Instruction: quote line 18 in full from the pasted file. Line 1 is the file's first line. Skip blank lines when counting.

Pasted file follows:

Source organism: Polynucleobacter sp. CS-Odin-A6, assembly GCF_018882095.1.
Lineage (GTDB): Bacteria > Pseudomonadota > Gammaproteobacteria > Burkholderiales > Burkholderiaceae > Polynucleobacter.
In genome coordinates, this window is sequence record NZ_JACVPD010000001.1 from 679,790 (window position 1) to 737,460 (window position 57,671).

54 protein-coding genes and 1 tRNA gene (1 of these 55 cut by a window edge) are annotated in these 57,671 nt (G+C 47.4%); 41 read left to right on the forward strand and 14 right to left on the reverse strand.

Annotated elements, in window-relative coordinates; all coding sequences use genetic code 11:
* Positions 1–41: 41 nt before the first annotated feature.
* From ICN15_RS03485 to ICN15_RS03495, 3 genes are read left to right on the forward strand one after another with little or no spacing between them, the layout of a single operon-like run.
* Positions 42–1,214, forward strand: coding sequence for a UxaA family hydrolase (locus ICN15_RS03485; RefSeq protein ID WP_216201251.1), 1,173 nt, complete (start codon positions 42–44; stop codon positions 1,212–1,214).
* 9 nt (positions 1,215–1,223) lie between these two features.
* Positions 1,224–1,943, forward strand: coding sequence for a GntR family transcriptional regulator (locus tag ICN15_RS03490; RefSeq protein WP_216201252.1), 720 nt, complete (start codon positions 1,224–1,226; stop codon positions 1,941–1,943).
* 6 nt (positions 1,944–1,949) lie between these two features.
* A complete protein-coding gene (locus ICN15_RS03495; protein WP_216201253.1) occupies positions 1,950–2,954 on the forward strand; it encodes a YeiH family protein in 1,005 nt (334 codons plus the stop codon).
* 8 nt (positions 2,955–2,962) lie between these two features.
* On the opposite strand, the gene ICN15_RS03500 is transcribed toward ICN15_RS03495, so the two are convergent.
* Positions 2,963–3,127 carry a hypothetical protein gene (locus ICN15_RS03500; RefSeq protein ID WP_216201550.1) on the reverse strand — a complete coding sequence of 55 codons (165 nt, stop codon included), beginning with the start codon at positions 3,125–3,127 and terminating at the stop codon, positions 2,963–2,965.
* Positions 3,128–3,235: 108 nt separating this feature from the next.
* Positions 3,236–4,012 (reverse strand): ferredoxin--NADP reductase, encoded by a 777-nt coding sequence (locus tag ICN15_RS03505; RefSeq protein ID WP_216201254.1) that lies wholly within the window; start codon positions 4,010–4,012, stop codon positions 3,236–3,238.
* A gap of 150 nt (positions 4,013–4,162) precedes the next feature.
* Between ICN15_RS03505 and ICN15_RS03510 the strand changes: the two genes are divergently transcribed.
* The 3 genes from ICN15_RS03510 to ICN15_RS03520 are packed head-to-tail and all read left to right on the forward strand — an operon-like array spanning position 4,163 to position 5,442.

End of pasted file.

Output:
* A gap of 150 nt (positions 4,013–4,162) precedes the next feature.